California has just set a big new target for energy storage on the grid -- 50 megawatts of it, to be exact.

That’s how much energy storage capacity the California Public Utilities Commission (CPUC) is asking Southern California Edison to procure in the Los Angeles area over the next eight years, according to a final decision issued Wednesday. It’s not a lot, compared to the total of 1,400 to 1,800 megawatts CPUC is asking the massive Southern California utility to procure between now and 2021 -- but it's still among the first, if not the first, state regulatory rulings that put grid storage at center stage.

UPDATE: The decision also makes a place for energy storage technologies alongside energy efficiency, demand response and distributed generation resources, in California's Energy Action Plan, which tells utilities in which order they’re to buy the power and energy resources they need. Wednesday’s decision sets aside an additional 600 megawatts of capacity for SCE to obtain from such preferred resources, which in this case can include energy storage.

All in all, it’s a “much-needed market signal that energy storage will be considered as a key asset class to help California address its long-term local reliability and environmental quality needs,” according to Janice Lin, executive director of the California Energy Storage Alliance (CESA). CESA’s member list includes some heavyweights in batteries (LG Chem, Panasonic, Saft), as well as two ice-energy air-conditioning storage players that happen to have significant operations in California: Calmac and Ice Energy.

Wednesday’s CPUC ruling comes amidst a years-long process to set energy storage requirements for the state as it grapples with the challenges of its renewable portfolio standard (RPS) ambitions. California wants to grow its share of grid power from renewable resources (mostly intermittent wind and solar, though some baseload geothermal and biomass as well) from about 20 percent today to 33 percent by decade’s end.

That’s going to introduce huge new stability problems for the grid. Energy storage expert Ed Cazalet has predicted that California could need up to 4 gigawatts of energy storage capacity to help reach the 33 percent RPS, with both centralized, utility-scale wind power and distributed solar power as key factors to manage.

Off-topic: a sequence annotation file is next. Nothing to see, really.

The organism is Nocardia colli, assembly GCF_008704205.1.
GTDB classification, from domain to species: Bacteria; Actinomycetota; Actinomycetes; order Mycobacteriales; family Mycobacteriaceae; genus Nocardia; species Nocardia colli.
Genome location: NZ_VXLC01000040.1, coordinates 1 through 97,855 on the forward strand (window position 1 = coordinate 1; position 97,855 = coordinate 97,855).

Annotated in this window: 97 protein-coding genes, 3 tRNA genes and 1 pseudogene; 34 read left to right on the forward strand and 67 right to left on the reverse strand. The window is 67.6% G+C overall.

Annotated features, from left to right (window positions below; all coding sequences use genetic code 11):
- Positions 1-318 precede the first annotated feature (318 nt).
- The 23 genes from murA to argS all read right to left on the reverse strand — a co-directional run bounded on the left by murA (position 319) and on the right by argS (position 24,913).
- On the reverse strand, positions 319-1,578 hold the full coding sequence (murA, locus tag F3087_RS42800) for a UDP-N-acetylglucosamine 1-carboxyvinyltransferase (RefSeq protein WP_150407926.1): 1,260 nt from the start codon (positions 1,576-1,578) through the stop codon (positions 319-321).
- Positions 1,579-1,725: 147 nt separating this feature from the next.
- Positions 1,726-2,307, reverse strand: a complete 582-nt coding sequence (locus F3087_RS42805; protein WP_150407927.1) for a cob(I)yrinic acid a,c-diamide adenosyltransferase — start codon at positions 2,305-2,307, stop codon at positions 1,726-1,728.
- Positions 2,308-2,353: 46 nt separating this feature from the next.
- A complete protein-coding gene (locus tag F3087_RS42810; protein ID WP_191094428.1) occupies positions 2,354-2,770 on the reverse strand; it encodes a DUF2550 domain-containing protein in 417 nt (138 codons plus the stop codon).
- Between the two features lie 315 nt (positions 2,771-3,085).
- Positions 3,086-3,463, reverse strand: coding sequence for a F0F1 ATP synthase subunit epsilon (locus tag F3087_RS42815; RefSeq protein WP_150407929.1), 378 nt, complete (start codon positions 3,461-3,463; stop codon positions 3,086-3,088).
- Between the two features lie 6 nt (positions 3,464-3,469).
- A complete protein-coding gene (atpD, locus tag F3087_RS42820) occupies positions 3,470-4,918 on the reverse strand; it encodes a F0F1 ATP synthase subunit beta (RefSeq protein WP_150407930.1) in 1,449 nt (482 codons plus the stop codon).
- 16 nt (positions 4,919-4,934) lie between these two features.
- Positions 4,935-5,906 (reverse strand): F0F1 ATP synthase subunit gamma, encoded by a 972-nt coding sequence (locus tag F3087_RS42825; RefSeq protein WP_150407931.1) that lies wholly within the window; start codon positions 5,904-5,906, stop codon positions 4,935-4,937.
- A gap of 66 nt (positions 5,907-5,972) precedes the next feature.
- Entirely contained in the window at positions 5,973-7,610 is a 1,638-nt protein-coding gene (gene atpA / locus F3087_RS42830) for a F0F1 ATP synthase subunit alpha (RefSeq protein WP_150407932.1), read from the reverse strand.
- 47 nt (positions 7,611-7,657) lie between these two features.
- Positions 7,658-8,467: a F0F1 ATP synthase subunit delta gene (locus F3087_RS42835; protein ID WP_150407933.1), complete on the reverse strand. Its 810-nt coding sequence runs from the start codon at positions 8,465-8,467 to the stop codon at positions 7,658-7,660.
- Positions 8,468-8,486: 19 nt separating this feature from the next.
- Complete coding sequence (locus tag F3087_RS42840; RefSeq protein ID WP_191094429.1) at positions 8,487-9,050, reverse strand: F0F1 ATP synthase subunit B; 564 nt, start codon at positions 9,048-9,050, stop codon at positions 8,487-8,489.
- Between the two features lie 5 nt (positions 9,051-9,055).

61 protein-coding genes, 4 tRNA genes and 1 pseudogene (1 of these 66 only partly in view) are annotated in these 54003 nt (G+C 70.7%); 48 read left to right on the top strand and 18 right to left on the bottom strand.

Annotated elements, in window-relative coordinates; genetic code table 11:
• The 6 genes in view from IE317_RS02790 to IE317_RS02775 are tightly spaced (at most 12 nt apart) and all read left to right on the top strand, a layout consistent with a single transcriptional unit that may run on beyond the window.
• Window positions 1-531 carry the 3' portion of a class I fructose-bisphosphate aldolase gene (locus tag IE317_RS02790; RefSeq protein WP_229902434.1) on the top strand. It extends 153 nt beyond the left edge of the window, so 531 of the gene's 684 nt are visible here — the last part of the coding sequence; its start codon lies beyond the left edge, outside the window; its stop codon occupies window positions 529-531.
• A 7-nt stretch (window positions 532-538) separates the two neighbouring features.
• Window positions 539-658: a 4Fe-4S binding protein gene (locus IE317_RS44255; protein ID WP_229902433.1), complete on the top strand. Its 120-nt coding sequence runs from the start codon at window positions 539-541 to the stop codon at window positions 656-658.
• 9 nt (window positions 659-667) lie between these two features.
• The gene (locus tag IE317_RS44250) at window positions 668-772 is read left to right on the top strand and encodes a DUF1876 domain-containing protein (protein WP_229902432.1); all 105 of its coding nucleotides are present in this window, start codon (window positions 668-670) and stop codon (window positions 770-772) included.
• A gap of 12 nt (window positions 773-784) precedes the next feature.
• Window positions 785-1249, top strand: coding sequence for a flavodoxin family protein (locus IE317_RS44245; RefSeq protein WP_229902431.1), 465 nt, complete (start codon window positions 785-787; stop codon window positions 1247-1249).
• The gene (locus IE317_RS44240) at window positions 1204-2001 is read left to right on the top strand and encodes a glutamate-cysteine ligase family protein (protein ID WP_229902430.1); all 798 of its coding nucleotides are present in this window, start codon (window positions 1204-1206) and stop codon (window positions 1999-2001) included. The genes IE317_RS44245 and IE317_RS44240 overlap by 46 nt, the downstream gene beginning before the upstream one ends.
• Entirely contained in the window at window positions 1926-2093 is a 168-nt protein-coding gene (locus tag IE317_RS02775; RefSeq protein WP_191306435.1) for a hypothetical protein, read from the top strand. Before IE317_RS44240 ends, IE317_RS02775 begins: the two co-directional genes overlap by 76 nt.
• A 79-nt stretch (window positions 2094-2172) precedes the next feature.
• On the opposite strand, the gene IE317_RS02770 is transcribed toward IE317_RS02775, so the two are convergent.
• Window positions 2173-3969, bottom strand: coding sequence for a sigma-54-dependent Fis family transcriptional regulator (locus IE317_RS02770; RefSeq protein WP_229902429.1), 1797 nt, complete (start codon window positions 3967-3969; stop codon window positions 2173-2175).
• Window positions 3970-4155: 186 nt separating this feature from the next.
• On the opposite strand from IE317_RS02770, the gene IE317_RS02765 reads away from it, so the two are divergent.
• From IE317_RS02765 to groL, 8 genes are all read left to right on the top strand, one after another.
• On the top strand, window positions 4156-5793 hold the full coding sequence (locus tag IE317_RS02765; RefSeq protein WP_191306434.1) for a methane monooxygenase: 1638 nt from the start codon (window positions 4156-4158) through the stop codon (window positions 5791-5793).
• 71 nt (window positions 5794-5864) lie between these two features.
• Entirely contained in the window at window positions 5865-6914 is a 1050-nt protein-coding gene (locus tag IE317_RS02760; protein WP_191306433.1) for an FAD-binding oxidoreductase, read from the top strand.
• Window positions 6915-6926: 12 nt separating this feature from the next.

California Assembly Bill 2514, passed in 2010, called for a study of the state’s needs for grid-scale storage, but didn’t set any hard numbers on how much. The CPUC took up the issue last year, and it’s still in process.

Southern California Edison, along with big fellow state investor-owned utilities Pacific Gas & Electric and San Diego Gas & Electric, have opposed specific procurement mandates. SCE wrote in a CPUC filing that mandates “only serve to increase the return on investment of private storage developers,” while distorting the market for energy storage technologies not yet competitive in purer market terms.

There’s no doubt that many forms of energy storage -- batteries, in particular -- remain too expensive to compete against grid power. Where batteries have been deployed is in trouble spots on the grid: far-off distribution substations where batteries are cheaper than putting in new transmission lines to handle rare peak loads, or islanded grids (like Hawaii) facing an influx of on-again, off-again wind and solar power.

Of course, utilities also don’t want to be forced to engage with storage resources they don’t control -- and it’s likely they will need to be forced to open the market to third-party storage projects that work in the context of broader energy markets. Where storage is an intelligent alternative to transmission or generation build-out, and can help integrate renewables, it should be deployed. Of course, cheap natural gas also makes the status-quo approach of using peaker plants a potentially attractive option, though not so much in California, where clean air rules are the toughest in the nation.

CPUC Commissioner Michel Peter Florio, who authored Wednesday’s decision, called it a testament to the state's need to "move beyond paralysis by analysis with respect to energy storage" -- an apparent sign of impatience with the slow approach being taken to AB 2514 implementation. We’ll see if the CPUC applies similar logic to decisions for PG&E and SDG&E.

California is home to several large-scale energy storage project funded by Department of Energy smart grid stimulus grants. PG&E is building a 300-megawatt, 10-hour compressed air energy storage (CAES) system in the Central Valley, and Southern California Edison has been working with A123 Systems on an 8-megawatt, 32 megawatt-hour lithium-ion battery warehouse of sorts in the Tehachapi mountain range. Both are aimed at stabilizing and integrating the state’s wind power resources into the grid.

We’re also seeing some examples of distributed energy storage emerge, though far smaller in scope and just getting started, with everything from backyard or garage batteries to backup solar installations (Tesla and SolarCity, Silent Power and Hanwha) to substation-scale grid balancing units in the 1-2 megawatt range (Greensmith and SDG&E).